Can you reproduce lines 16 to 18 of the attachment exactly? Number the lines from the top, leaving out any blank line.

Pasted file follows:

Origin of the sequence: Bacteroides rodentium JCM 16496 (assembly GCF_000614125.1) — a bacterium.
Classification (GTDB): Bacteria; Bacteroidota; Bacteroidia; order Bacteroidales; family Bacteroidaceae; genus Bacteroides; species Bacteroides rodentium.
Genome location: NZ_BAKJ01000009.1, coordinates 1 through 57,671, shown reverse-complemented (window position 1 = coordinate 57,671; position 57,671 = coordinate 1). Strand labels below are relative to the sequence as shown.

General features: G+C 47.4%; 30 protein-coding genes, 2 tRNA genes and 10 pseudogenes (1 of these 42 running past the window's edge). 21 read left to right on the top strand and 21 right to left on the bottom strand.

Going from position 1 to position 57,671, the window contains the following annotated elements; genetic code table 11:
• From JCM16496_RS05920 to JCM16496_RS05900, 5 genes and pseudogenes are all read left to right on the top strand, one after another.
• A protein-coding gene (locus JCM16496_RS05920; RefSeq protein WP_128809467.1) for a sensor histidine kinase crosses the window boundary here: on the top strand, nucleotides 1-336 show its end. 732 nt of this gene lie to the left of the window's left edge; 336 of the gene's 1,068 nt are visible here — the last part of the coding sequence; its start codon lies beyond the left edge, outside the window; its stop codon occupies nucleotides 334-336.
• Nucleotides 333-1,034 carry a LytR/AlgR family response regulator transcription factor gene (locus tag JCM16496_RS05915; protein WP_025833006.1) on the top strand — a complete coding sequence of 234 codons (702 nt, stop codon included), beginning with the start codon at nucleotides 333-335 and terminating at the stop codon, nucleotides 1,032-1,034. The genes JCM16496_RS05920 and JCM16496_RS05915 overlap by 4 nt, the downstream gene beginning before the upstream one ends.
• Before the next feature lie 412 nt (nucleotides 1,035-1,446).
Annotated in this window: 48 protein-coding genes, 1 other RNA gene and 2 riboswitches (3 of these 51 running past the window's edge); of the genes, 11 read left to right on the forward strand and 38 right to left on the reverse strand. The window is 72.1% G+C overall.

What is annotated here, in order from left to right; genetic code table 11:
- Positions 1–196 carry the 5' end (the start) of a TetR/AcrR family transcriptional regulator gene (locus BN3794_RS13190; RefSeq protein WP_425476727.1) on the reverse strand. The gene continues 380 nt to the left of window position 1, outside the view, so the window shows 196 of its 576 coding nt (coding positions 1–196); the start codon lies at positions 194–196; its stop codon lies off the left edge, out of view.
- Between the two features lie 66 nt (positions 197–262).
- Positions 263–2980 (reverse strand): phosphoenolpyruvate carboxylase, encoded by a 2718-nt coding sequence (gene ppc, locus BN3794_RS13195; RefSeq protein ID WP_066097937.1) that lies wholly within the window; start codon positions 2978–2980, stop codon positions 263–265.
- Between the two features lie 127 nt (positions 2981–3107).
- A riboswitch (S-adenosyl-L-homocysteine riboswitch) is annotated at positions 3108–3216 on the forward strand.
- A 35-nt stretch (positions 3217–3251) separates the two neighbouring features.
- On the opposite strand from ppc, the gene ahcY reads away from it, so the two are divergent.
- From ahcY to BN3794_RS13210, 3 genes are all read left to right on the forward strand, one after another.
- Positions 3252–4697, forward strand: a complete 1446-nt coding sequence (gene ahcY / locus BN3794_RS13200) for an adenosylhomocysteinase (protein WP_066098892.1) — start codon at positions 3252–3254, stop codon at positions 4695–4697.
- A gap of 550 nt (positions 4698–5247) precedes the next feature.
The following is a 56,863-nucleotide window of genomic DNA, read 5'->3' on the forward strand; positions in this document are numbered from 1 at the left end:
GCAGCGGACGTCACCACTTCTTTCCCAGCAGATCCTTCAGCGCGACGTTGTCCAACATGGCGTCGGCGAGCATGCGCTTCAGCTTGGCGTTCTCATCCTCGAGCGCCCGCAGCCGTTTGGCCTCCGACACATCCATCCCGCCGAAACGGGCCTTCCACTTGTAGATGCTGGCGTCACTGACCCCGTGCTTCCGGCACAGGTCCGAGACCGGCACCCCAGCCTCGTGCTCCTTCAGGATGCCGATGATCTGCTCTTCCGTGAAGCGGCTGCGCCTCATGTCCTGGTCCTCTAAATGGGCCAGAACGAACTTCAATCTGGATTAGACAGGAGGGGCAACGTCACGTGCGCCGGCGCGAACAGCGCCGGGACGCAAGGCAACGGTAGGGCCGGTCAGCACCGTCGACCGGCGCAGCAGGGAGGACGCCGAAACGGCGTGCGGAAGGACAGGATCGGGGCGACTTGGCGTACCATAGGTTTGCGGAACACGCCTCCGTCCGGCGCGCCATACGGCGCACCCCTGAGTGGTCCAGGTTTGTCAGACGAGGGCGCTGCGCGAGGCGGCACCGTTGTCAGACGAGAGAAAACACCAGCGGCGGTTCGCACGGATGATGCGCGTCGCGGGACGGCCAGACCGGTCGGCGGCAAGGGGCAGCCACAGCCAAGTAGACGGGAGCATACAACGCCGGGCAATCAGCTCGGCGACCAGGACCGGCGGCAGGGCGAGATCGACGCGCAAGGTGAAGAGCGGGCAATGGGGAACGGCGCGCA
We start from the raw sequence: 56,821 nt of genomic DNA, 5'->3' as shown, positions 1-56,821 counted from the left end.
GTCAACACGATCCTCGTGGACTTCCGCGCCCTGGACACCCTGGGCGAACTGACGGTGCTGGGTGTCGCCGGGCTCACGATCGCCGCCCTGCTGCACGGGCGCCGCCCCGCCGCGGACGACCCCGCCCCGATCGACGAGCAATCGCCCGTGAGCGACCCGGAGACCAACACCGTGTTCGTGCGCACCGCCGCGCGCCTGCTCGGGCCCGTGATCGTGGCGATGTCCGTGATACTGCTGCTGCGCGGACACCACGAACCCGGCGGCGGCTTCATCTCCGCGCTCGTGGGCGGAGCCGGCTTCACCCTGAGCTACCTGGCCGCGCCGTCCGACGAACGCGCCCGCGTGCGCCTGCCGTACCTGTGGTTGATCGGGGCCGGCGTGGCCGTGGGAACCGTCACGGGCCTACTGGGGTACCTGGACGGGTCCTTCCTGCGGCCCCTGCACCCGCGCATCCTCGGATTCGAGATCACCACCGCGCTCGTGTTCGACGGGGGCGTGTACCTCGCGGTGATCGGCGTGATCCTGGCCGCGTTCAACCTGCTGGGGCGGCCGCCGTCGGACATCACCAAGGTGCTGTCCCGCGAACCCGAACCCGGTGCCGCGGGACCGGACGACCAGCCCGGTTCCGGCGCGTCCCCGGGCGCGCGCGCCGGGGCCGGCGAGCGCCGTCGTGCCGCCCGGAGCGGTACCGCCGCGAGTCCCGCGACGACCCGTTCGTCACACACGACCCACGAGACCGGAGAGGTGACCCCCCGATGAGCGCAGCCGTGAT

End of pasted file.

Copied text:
- A riboswitch (S-adenosyl-L-homocysteine riboswitch) is annotated at positions 3108–3216 on the forward strand.
- A 35-nt stretch (positions 3217–3251) separates the two neighbouring features.
- On the opposite strand from ppc, the gene ahcY reads away from it, so the two are divergent.